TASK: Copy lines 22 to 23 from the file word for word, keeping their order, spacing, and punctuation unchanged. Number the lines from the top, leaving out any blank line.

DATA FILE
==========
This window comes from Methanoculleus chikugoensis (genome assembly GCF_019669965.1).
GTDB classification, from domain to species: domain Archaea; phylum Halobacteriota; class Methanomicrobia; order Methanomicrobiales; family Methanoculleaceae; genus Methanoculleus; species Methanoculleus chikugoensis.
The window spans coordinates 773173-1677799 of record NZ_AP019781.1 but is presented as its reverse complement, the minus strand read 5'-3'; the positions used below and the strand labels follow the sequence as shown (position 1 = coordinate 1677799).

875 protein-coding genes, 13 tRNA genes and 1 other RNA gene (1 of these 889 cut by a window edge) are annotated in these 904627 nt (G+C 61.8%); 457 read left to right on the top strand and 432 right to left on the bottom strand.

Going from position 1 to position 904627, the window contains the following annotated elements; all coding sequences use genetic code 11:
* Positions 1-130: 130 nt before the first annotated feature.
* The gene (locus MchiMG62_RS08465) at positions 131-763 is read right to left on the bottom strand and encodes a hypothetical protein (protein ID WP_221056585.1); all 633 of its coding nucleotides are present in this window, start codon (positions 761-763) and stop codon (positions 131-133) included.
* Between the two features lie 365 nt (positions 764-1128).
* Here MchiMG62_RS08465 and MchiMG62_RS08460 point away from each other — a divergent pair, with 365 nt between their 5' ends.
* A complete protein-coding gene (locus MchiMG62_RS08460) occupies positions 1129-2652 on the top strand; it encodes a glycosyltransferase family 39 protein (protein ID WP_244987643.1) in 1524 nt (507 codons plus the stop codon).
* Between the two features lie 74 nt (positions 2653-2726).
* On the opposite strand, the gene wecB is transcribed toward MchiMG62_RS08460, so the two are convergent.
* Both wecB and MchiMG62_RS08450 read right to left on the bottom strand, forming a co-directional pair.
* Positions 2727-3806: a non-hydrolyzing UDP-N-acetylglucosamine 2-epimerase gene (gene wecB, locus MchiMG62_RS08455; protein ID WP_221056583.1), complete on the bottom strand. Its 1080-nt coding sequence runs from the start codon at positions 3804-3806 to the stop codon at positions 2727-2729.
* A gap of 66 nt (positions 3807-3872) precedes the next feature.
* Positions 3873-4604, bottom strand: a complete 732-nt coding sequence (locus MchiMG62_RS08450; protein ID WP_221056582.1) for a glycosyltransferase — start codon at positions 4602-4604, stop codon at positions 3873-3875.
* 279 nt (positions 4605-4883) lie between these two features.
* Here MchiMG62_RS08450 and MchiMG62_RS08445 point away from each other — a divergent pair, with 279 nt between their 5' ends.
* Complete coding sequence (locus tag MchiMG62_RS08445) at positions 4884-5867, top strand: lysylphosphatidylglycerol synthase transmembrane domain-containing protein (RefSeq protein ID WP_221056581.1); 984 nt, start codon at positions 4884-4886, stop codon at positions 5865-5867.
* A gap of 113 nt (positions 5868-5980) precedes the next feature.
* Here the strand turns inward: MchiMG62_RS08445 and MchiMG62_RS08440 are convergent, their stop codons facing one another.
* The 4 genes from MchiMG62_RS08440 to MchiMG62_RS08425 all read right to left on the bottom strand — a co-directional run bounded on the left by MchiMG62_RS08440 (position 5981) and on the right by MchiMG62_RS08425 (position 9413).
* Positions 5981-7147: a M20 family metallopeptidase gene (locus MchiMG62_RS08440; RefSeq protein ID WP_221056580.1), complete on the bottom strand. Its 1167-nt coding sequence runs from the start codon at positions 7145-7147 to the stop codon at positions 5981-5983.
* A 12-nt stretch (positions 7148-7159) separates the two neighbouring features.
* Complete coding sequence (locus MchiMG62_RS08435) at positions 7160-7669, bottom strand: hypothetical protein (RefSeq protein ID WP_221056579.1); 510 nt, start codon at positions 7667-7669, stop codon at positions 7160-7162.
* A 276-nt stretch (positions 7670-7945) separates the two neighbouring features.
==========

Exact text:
* The 4 genes from MchiMG62_RS08440 to MchiMG62_RS08425 all read right to left on the bottom strand — a co-directional run bounded on the left by MchiMG62_RS08440 (position 5981) and on the right by MchiMG62_RS08425 (position 9413).
* Positions 5981-7147: a M20 family metallopeptidase gene (locus MchiMG62_RS08440; RefSeq protein ID WP_221056580.1), complete on the bottom strand. Its 1167-nt coding sequence runs from the start codon at positions 7145-7147 to the stop codon at positions 5981-5983.